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Turtles Not Among the "Silent Majority" of Reptiles

Biologists have identified at least 11 different sounds in the turtle repertoire—but they still have no idea what they mean. Christopher Intagliata reports

Biologists used to think turtles belonged to the silent majority of reptiles, meaning if turtles made sounds—no one was listening. One reptile guide from the 1950s went so far as to call them, quote, “deaf as a post.”

But it turns out scientists just weren’t listening hard enough. Because in recent years, biologists have identified at least 11 different sounds in the turtle repertoire <<sound>> recorded both in and out of the water. But what do they mean?

In the latest attempt to decode turtle talk, researchers tailed giant South American river turtles—Podocnemis expansa—in Brazil, over a two-year span. They recorded 220 hours of audio, capturing six of those 11 sounds. Two of the calls were extremely common—occurring during just about every turtle activity. Other calls the turtles made only during migration, or while nesting at night <<sound>>. The findings appear in the journal Herpetologica. [Camila Rudge Ferrara et al.: Sound communication and social behavior in an Amazonian river turtle (Podocnemis expansa)]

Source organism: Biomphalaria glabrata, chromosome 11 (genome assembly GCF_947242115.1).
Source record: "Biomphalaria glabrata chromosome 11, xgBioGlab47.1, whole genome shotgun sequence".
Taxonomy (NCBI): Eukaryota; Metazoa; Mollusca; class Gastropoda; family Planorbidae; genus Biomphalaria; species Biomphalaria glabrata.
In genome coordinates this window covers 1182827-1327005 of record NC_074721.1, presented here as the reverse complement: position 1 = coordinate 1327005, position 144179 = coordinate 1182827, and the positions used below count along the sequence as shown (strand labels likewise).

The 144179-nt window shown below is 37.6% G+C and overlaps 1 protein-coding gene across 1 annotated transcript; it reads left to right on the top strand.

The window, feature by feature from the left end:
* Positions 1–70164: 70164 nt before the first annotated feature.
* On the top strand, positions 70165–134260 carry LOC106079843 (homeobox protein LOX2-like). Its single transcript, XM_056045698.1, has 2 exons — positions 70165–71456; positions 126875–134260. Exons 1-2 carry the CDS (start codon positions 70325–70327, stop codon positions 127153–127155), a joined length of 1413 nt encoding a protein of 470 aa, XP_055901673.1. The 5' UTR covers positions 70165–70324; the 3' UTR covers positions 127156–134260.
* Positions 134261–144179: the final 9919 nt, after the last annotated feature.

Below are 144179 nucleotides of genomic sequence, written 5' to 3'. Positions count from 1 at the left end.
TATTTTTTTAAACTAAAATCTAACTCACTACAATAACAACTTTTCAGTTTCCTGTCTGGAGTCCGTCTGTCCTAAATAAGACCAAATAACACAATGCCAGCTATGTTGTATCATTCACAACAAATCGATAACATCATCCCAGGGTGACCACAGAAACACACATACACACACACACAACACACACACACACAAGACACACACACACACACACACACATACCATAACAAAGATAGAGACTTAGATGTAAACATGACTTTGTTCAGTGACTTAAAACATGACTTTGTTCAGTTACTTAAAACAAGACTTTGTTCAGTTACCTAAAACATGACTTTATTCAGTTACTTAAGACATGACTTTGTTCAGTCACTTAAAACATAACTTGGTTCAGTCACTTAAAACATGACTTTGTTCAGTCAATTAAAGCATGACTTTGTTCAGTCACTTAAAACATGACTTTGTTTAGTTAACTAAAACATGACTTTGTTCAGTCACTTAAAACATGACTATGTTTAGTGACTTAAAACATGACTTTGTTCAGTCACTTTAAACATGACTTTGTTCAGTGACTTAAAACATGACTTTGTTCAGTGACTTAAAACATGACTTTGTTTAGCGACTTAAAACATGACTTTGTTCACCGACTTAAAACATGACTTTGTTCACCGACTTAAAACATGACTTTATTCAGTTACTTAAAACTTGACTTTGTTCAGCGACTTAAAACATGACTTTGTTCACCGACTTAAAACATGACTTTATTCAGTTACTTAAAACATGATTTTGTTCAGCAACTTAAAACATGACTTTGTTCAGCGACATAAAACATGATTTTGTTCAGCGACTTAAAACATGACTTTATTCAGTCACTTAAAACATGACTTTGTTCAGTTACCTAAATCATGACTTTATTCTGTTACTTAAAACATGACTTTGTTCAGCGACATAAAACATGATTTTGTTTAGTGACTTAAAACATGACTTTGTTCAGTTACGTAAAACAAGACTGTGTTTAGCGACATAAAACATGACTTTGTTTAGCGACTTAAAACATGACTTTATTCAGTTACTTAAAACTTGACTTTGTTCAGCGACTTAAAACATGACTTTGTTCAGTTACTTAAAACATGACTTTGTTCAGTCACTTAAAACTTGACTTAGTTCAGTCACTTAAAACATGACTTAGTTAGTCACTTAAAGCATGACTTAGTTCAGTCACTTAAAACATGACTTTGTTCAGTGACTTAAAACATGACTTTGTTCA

The researchers still aren’t sure what any of these sounds actually mean, or whether turtles can recognize each other by voice alone. All the more reason, they say, to use these sounds in playback experiments…, which might get these talking turtles out of their shells.

—Christopher Intagliata

[The above text is a transcript of this podcast.]

 
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